Hei module fried?

So I decided to try a new Accel module in my ignition amp on my 88 XJS. Removed working GM one, cleaned off old grease, put in new one.

Drove 2 miles, and it stalled. Waited 15 secs and it started and drove about 100 yards, and then stalled again. Managed to get it home after four restarts.

Took it apart, I’m an idiot, FORGOT to put thermal paste on! Did I fry it?

I would change it regardless, it costs nothing.

The Accel module is $45! I ordered it thru Amazon, maybe I could send it back defective.
I’ll put some thermal grease on it tomorrow, it either works or it doesn’t?

And why not the GM module? It costs $10… That’s what I have put in my car and had no problems. Got a second one as well that lives in my tool box just in case…

$10? I could not find the GM Module for under $30.

I heard the Accel “Performance” was slightly better, I was curious to see if it actually helped deliver better spark (for starting and high rpm) And this allowed me to keep the GM one as a backup.

The stock GM HEI delivers a spark good enough for everything short of all out race engines, why do you think you need a hotter spark?

Curious, and I had an extra $45 to burn :slight_smile:

Over the years there has been some speculation about the ignition module not being well grounded after replacement. Specifically, some have a distinct grounding tab connected to one of the mounting holes and others don’t. Might be worth checking into. Here’s one thread, but I’m sure there are others

Would poor grounding fry a new module? I don’t know.


tried the accel years ago, never ran right. moved on to other things and forgot all about it. before moving on, I was looking at rpm’s, the jag fires 50% more times than the v-8 so maybe an issue there? as I said, stuck the gm back in and moved on but maybe others will have input addressing the shorter time between firing.

When mine died installed an Eclin from NAPA for about $24.00.
Had bought a new unit but returned it as there was no diode installed. Reported this previously.
Rebuilt old unit and made a back shield from tin SS shim stock to reflect heat. Has been in stalled since July 2016.

New one with out diode is on the left.

The GM module is also designed for a V8, so that doesn’t make sense.

I’ve decided to exchange the Accel and try again, but this time I am buying some quality thermal grease used for CPU’s with an 8 year life guarantee, instead of the unknown packet that comes with it.

Also, my ground for the module is hooked up to the left screw, by the W/G connection. Surely either one will work?

Not sure how you figure that. Oh, a V12??

Interesting. but, as I get it. It merely makes and breaks the Ground leg to the coil, Only by solid state electronics, and not electro mechanical as in old tech points and condenser.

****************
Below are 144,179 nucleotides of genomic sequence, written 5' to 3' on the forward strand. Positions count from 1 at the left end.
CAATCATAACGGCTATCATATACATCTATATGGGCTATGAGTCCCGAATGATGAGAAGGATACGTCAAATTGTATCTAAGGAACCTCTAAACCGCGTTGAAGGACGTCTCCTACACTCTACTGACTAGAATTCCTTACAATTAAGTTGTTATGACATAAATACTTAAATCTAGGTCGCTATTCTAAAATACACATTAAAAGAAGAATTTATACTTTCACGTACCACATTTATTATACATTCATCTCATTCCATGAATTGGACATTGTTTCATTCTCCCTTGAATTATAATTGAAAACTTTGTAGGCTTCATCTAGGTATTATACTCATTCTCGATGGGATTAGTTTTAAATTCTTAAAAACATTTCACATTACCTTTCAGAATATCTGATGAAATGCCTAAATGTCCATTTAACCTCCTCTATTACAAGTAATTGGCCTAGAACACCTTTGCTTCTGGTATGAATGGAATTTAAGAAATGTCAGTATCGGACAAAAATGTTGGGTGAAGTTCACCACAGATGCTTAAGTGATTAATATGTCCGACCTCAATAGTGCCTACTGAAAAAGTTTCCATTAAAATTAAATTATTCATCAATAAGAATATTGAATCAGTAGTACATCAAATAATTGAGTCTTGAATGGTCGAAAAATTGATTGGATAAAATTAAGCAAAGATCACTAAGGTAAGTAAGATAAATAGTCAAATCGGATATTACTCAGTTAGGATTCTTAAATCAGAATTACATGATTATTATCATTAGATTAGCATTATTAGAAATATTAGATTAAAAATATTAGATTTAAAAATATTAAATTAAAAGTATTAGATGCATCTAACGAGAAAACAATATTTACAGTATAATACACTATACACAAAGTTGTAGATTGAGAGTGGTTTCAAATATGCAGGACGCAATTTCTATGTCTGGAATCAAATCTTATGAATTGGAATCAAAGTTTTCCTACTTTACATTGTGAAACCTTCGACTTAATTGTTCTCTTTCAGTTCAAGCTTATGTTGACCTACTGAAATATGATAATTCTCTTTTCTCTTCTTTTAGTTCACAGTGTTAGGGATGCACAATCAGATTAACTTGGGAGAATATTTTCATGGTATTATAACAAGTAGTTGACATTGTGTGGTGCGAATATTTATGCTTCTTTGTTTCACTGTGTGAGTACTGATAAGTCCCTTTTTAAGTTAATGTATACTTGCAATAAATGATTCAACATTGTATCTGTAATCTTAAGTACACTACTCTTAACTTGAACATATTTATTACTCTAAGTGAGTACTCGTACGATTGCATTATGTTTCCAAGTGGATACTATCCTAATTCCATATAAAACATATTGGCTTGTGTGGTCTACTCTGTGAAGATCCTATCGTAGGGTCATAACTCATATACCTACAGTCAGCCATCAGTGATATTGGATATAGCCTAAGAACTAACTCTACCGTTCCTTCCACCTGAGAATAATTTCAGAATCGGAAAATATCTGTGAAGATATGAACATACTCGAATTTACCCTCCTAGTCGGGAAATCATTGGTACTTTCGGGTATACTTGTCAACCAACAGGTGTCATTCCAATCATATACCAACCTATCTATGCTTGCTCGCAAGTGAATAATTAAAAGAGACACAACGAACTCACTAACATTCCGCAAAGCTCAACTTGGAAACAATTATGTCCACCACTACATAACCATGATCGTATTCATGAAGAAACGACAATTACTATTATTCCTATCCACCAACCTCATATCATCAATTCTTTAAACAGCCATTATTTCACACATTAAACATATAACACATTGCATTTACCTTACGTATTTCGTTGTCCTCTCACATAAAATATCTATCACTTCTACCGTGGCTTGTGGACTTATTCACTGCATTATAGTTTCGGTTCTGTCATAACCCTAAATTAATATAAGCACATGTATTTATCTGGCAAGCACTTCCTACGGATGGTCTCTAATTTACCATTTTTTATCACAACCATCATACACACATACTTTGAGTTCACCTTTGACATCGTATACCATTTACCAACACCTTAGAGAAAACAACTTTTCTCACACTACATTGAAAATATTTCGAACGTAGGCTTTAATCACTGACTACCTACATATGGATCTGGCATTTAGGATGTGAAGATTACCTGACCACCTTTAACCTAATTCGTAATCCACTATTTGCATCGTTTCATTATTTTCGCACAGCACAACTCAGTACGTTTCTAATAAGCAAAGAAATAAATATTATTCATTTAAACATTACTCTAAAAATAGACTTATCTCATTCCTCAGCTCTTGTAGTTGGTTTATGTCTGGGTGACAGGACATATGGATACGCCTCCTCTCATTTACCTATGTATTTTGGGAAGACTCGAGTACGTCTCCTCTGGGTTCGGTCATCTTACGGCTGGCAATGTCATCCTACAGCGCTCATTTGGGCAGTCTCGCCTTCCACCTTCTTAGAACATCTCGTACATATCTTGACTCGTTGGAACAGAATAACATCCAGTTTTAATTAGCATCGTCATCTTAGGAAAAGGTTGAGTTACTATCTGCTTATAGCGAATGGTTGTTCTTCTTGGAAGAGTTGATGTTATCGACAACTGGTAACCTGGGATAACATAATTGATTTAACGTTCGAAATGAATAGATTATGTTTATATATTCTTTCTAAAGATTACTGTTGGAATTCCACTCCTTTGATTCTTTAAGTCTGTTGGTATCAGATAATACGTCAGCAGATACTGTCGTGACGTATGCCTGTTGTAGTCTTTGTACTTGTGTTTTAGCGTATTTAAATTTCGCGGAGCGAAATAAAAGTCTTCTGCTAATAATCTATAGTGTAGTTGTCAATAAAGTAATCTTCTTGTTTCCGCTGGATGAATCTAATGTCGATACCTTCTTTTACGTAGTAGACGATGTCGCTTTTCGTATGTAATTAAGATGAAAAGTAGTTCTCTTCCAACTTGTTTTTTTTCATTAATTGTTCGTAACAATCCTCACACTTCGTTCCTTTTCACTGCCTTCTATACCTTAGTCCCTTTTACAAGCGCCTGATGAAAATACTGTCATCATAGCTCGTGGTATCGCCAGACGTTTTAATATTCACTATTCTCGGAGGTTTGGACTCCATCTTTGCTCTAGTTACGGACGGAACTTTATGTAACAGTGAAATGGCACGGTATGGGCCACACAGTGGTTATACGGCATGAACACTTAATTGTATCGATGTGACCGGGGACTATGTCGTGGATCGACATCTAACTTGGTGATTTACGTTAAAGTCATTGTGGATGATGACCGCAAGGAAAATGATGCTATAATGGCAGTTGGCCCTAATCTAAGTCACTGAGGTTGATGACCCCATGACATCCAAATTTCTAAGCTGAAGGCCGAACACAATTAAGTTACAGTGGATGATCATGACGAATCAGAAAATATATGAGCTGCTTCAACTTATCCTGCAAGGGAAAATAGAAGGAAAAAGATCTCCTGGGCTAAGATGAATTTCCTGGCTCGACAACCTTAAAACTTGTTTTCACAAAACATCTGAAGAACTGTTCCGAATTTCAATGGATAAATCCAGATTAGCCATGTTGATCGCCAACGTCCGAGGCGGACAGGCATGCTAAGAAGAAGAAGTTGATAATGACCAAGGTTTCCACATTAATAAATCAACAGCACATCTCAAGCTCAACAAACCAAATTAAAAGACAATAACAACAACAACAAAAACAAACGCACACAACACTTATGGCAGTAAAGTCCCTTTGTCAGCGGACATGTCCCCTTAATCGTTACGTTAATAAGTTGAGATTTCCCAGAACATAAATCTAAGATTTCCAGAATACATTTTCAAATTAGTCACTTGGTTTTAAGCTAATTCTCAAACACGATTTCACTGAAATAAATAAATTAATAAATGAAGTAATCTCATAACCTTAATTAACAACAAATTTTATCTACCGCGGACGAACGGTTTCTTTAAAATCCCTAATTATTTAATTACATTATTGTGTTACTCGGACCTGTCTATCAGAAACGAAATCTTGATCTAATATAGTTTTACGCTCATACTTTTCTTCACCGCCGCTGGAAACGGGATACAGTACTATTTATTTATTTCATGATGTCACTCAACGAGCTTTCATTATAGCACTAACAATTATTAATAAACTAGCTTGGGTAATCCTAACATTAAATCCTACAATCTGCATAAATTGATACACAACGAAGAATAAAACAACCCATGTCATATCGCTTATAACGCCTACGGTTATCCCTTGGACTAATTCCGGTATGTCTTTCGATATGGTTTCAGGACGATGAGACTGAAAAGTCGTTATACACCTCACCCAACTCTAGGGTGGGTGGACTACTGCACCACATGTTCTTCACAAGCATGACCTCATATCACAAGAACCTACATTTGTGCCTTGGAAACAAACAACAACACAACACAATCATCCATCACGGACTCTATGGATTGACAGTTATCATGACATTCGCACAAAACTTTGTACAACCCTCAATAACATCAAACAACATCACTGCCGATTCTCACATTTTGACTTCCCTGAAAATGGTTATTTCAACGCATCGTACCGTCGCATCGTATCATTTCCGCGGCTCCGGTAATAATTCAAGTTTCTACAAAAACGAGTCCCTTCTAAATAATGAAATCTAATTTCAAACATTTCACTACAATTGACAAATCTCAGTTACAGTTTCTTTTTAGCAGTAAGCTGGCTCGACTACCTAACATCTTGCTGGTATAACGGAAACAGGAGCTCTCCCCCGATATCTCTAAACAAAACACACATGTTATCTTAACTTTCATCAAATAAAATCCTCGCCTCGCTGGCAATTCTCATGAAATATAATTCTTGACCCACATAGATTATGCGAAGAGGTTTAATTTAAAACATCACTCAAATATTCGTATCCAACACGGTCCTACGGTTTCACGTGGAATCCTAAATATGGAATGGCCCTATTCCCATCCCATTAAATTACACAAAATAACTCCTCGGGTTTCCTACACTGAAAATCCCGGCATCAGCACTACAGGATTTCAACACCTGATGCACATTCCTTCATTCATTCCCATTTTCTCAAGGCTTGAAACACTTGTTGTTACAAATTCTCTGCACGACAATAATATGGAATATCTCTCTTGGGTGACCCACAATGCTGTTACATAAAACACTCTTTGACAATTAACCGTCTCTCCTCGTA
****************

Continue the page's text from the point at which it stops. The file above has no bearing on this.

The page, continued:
It is pretty much accepted, that electronic devices abhor heat. Most failures heat related !!!

Not that I need one, but the thought of a device to bench test the modules has occurred to me. Spare distributor, coil and a motor to drive it??? Use the heat gun for testing, or swipe the Ms’s hair dryer…

Musing done…


I’m pretty sure the GM module that is in our V12’s is the same used in GM V8’s in the 70s-80s. They didn’t make one specifically for Jaguar.

Carl, Greg,
Someone on Jag-Lovers posted a procedure to test that module years ago. I don’t have it handy, but I know that it exists because I used it. If you search the archives you should find it.


“if” the performance at higher rpms is the same or better. an aftermarket module may of been designed better in one area but lost something in another.

Thanks Paul, I’ve used it before.

With this one, I decided to simply exchange and let Amazon take the hit. I’m sure Jeff Bezos will still be alright. :wink:

That totally makes sense. I just am curious to try the Accel, reading the archives, I saw plenty of good reviews.

If your problem continues after amp replacement, I’d suggest Ohm-ing the coils just after failure. On a couple of different cars I’ve had coils that went out with heat soak. They’d start, but sound sick trying to reach anything above 2K rpm… bllluuruuruurrrrggg… just wouldn’t do it.

The advantage of buying an aftermarket HEI module is knowing what you’re getting. Not al GM HEI modules are made the same apparently. Many of the cheaper ones have an amperage limit that starts showing it’s ugly face around 4500rpm – and that’s splitting the spark on 8 cyls … not even 12.

Yeah… the heat sink compound will definitely help. Also-check your AB14 module’s suppression cap for being shorted internally to ground.


Paul K.

Thanks, but I know it was the Accel overheating due to no thermal grease. The GM module I pulled out has worked perfectly for 6 months. It’s back in now. I’ll try the Accel again WITH grease over the holiday next week, after plenty of turkey.

That new one has a diode, it’s just shaped differently. It’s that black blob connected to the mounting post.